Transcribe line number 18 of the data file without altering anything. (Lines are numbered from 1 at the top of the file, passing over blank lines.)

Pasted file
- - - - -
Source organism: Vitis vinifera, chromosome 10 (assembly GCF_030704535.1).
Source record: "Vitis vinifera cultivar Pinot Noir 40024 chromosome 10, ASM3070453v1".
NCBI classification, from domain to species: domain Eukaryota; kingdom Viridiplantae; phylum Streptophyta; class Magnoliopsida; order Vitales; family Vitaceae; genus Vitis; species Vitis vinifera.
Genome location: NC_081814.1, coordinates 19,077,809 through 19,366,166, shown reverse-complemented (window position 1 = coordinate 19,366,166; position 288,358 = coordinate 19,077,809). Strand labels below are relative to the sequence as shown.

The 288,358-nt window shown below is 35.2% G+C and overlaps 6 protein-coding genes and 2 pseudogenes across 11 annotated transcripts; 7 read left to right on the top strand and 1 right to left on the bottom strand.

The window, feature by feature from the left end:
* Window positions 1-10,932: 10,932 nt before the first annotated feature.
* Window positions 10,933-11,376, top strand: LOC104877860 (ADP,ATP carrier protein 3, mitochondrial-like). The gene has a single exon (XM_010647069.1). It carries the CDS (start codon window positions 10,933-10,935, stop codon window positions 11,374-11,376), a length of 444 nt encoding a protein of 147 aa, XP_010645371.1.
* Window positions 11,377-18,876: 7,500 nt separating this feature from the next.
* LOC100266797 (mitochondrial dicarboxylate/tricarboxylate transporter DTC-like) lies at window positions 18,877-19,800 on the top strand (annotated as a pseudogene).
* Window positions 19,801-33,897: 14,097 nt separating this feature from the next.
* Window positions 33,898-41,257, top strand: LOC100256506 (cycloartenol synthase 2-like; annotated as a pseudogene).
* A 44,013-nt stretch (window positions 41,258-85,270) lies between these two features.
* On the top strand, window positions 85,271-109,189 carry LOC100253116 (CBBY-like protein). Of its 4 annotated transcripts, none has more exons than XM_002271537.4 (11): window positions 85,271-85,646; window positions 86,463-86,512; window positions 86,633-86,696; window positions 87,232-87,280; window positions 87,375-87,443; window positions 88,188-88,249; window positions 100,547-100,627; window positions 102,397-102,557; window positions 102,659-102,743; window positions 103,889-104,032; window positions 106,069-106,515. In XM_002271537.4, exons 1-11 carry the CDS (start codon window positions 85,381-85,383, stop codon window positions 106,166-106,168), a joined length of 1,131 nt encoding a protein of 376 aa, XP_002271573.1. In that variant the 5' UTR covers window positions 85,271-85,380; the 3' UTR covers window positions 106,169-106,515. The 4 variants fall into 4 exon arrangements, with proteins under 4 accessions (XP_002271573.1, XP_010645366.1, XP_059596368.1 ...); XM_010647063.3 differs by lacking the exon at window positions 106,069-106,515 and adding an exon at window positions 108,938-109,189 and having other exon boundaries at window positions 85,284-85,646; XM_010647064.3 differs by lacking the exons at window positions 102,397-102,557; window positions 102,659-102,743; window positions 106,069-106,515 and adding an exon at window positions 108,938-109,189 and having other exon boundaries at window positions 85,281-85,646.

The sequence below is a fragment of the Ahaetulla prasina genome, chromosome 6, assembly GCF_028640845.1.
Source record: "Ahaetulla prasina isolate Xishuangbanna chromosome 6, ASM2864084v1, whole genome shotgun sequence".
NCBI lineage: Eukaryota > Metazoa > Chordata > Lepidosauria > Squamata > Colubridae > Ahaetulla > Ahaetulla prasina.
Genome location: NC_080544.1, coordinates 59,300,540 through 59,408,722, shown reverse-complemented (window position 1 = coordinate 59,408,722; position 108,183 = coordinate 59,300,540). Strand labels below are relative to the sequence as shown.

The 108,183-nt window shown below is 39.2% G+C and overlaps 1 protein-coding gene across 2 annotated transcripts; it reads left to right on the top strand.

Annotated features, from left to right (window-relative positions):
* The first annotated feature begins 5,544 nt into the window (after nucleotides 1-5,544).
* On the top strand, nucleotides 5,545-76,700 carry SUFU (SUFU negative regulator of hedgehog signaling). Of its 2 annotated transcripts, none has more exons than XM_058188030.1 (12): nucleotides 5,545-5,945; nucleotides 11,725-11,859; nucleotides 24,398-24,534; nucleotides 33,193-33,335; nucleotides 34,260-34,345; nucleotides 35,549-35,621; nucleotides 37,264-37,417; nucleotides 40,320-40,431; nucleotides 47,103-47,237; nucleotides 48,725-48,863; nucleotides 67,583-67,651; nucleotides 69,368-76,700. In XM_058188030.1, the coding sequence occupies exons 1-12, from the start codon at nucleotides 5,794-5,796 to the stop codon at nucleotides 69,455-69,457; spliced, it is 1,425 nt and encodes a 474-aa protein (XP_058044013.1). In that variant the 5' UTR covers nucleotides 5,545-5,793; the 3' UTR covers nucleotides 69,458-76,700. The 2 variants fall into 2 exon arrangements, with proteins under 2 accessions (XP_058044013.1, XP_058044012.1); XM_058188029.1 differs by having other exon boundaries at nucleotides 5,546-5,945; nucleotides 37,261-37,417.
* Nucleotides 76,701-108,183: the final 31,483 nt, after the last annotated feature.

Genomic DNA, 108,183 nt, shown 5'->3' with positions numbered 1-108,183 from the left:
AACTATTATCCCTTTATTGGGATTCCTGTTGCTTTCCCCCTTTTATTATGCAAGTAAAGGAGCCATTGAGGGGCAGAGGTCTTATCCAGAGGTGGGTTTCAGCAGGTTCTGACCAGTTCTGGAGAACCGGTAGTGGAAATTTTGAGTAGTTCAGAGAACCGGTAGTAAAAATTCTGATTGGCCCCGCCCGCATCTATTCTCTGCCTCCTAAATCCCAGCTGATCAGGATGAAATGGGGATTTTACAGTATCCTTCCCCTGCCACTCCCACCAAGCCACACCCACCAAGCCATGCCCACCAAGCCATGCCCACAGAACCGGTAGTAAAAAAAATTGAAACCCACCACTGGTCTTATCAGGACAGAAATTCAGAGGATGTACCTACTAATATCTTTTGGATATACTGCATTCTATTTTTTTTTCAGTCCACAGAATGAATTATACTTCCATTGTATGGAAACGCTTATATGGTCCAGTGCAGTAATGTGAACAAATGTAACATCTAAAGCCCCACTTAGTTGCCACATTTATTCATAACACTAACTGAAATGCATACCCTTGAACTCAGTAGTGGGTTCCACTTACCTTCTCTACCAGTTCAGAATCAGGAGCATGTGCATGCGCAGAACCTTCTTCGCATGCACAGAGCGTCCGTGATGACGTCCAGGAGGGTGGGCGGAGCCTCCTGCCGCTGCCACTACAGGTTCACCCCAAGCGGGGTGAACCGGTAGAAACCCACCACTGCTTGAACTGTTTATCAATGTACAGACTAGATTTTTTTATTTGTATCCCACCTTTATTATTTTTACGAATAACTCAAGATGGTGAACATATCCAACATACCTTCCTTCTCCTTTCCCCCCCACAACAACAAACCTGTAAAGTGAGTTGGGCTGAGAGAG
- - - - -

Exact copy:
Genome location: NC_080544.1, coordinates 59,300,540 through 59,408,722, shown reverse-complemented (window position 1 = coordinate 59,408,722; position 108,183 = coordinate 59,300,540). Strand labels below are relative to the sequence as shown.